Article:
Jusko has also produced covers and interior art for many other comics companies and characters, including DC Comics, Crusade Comics, Innovation Comics, Harris Comics, Wildstorm Comics, Top Cow Productions, and Byron Preiss Visual Publications.
Joe Jusko in the Grand Comics Database:
Kelly received his MFA at New York University's Tisch School of the Arts, where he still teaches Writing for Animation/Writing for Comics. At NYU, he was recruited into Marvel Comics' editor James Felder's Stan-hattan Project, a program that trained potential comic book writers at the university. After six months of working in the class, Felder offered Kelly a job scripting Fantastic Four 2099 over a Karl Kesel plot. Kelly took the assignment, but his first published work for Marvel was 1996's 2099: World of Tomorrow #1-8 and Marvel Fanfare vol.2 #2-3.
In 1997, Kelly began his first monthly assignment, Deadpool, initially pencilled by Ed McGuinness. The title was immediately well received by fans and critics. At one point it was due to be cancelled with #25, but a write-in and Internet campaign by fans led Marvel to reverse their decision. In 1997, Kelly also became the writer of Daredevil, on which he was accompanied by well-known Daredevil artist Gene Colan.
Kelly is a part of the Man of Action collective of creators (along with Joe Casey, Duncan Rouleau, Steven T. Seagle), who created the series Ben 10, currently airing on Cartoon Network. Around the same time Ben 10 began to air, he was also hired as a Story Editor on TMNT: Fast Forward. With Man of Action Studios, he's also a Supervising Producer on Disney/Marvel's upcoming Disney XD series, "Ultimate Spider-Man."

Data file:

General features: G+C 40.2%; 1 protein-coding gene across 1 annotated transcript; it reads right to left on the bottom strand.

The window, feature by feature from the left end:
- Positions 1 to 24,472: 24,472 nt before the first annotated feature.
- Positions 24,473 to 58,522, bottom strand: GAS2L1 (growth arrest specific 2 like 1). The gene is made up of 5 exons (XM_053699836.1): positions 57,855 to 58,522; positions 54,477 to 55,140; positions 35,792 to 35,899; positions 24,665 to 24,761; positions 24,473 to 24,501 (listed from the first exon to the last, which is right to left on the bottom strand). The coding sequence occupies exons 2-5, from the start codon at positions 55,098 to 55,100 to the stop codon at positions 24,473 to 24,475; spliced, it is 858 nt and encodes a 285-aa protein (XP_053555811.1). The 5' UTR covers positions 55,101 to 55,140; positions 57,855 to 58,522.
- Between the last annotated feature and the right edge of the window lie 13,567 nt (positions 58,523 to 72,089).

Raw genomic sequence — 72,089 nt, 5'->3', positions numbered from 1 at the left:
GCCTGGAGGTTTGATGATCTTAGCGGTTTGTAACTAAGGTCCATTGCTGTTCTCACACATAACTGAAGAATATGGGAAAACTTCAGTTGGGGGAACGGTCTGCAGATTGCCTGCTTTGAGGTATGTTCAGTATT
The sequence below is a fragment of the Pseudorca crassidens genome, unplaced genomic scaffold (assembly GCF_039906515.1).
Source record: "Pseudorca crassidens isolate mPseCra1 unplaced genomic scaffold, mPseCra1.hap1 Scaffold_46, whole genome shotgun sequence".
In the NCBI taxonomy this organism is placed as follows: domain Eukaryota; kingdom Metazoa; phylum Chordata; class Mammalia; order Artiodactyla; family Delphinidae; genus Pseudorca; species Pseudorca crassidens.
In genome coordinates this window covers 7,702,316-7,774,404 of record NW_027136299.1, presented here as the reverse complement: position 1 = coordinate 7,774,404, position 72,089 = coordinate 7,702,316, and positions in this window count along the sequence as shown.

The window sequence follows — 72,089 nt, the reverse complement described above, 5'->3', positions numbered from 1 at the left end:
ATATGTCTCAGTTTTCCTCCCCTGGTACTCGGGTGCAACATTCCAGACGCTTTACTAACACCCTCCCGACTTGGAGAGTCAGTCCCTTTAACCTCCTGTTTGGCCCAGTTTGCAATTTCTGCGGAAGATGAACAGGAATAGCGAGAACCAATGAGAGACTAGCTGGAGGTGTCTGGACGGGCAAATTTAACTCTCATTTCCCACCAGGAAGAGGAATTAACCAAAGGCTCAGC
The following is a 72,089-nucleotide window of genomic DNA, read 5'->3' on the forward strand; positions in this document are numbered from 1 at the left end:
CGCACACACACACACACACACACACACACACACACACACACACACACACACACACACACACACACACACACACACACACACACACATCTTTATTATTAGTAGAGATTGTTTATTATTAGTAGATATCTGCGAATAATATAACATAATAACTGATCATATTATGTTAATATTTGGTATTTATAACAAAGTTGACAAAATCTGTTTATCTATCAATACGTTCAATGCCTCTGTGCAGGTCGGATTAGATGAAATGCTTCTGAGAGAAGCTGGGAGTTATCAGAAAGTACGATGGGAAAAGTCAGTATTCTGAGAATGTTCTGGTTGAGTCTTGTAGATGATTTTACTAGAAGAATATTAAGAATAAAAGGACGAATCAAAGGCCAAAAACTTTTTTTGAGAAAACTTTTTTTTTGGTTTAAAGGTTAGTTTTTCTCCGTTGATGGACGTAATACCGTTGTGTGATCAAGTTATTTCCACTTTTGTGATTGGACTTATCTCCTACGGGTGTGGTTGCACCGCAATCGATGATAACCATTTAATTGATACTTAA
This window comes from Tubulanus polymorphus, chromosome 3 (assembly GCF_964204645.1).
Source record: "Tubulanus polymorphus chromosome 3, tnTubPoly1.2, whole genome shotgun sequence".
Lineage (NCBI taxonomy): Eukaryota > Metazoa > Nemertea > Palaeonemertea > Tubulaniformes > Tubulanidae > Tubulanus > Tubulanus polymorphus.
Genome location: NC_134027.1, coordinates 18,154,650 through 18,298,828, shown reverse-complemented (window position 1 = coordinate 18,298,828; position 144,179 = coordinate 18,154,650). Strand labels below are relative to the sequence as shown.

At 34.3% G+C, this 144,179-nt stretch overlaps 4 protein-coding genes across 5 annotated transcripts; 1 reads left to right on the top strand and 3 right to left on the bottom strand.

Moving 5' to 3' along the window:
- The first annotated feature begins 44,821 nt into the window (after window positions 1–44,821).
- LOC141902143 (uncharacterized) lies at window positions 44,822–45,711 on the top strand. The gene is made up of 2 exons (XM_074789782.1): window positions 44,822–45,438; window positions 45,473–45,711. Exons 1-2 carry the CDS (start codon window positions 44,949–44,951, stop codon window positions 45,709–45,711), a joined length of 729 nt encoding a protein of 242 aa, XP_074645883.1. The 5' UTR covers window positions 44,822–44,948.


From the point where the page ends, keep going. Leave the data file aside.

Joe Kelly in the Grand Comics Database:
Colan was inducted into the Will Eisner Comic Book Hall of Fame in 2005.
Under his own name, Colan became one of the premier Silver Age Marvel artists, illustrating a host of such major characters as Captain America, Doctor Strange (both in the late-1960s and the mid-1970s series), and his signature character, Daredevil. Operating, like other company artists, on the "Marvel Method" — in which editor-in-chief and primary writer Stan Lee "would just speak to me for a few minutes on the phone, tell me the beginning, the middle and the end of a story and not much else, maybe four or five paragraphs, and then he’d tell me to make a 20-page story out of it," providing artwork to which Lee would then script dialogue and captions — Colan forged his own style, different from that of artists Jack Kirby and Steve Ditko.
Colan in the 1970s illustrated the complete, 70-issue run of the acclaimed horror title The Tomb of Dracula as well as most issues of writer Steve Gerber's cult-hit, Howard the Duck.
He brought his shadowy, moody textures to Batman, serving as the character's primary artist from 1982 to 1986, penciling most issues of Detective Comics and Batman during this time.
Gene Colan in the Grand Comics Database:
Ortiz joined Warren Publishing in 1974 due to his connections with the Valencia studio of Selecciones Illustrada. He would remain with Warren until 1983 and drew more stories for that company (approximately 120) than any other artist. His work included the series Apocalypse, Night of the Jackass and Coffin in Eerie, as well as Pantha in Vampirella and numerous stand alone stories. Ortiz would also draw Vampirella herself in issues 35 and 36 that title. He won the award for 'Best All Around Artist' at Warren in 1974.
Following this period in the U.S. comics industry making horror comics, he returned to Spain and formed a lasting and fertile working partnership with Antonio Segura in 1981, initiated by the serial publication of Hombre, a post-apocalyptic saga, in the magazine Cimoc.
By 1983, Ortiz and Segura joined with several other artists including Leopold Sánchez, Manfred Sommer and Jordi Bernet, to form the short-lived publishing house Metropol with the artists' interest in mind, responsible for three comics magazines, Metropol, Mocambo and KO cómics.